Phillies’ Andrew Painter to rest four weeks after MRI reveals UCL sprain

CLEARWATER, Fla. — A March 3 MRI revealed that 19-year-old Phillies pitcher Andrew Painter had a sprained right proximal ulnar collateral ligament, according to the Phillies. Painter sought a second opinion from Dr Neal ElAttrache, who confirmed a sprain at UCL. The pitcher will rest for four weeks and then begin a slight pitching progression, according to the team.

The 19-year-old right-handed pitcher hasn’t pitched since Wednesday, March 1, when he made his first Grapefruit League start against the Twins. He walked into the Phillies’ camp the next day, reporting “tenderness” in his right elbow.

Painter was the leading candidate to win the Phillies’ fifth starter job this spring, a president of baseball operations, Dave Dombrowski, said he would book for a younger pitcher. Painter would have become the first 19-year-old to pitch for the Phillies since Mark Davis in 1980. Painter turns 20 on April 10.

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“I have extensive studies of young pitchers with extreme speed at a young age,” said Scott Boras, Painter’s agent. “Andrew is aware and understands that his development requires a great deal of care and patience, so his rare skill spans across a long MLB career.”

Despite his injury, Painter attended the Phillies’ spring training facility in Clearwater. He’s been in and out of the Phillies’ big league clubhouse every day and often sits in the dugout during games. Last Tuesday morning, he was at Robin Roberts Field watching his former minor league teammates batting practice.

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Andrew Painter allowed an earned run with one strikeout in his spring debut on March 1..Learn moreYong Kim / Staff Photographer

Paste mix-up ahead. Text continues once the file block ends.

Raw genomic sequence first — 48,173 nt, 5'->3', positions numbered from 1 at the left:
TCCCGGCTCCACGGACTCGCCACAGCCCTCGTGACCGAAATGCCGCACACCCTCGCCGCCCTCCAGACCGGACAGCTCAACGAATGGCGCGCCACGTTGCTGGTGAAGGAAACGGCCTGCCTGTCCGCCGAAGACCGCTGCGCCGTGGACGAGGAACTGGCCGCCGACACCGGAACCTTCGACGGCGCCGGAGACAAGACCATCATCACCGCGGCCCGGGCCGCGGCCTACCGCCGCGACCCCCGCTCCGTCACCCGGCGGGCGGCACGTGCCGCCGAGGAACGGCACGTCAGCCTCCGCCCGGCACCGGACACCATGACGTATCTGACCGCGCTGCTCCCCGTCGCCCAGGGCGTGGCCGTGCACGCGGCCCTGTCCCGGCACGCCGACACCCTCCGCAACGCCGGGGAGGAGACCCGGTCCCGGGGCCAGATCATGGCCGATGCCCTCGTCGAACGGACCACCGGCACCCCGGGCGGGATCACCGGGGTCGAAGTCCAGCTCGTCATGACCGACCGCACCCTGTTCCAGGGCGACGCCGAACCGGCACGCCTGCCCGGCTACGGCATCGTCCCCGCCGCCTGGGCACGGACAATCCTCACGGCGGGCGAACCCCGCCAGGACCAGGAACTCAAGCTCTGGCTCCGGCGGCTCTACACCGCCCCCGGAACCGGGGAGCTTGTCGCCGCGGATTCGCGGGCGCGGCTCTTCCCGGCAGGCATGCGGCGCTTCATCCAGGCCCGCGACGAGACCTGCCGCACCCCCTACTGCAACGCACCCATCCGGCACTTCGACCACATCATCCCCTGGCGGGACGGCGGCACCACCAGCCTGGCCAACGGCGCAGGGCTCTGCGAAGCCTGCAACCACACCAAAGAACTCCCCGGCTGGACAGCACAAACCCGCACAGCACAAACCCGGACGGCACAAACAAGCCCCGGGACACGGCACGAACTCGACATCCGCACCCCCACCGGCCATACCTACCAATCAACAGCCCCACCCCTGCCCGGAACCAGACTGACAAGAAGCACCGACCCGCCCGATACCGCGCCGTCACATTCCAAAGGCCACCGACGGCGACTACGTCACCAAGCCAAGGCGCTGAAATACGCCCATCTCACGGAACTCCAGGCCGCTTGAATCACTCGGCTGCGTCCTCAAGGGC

The Phillies are trying to play the long game with their 2021 first-round pick. They don’t see any sense in rushing a pitcher who has a ceiling as high as Painter’s. He’s dominated at every stage of his development, from rookie league to double-A. He’s allowed just 18 earned runs on three levels in 2022, with 155 strikeouts.

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There are cautionary tales to point out — like Rick Porcello, Madison Bumgarner and Félix Hernández — who debuted at 19 or 20, pitched well until their 28 or 29 seasons, and then weren’t the same. The hope is that Painter won’t just pitch beyond his 28 or 29 season, but dominate beyond that.

“We’re still trying to get all the information together,” Phillies manager Rob Thomson said of Painter on Tuesday. “He’s such an important guy in our organization. Young, top prospect, we just want to make sure the information is correct. And we’ll give it to you then.

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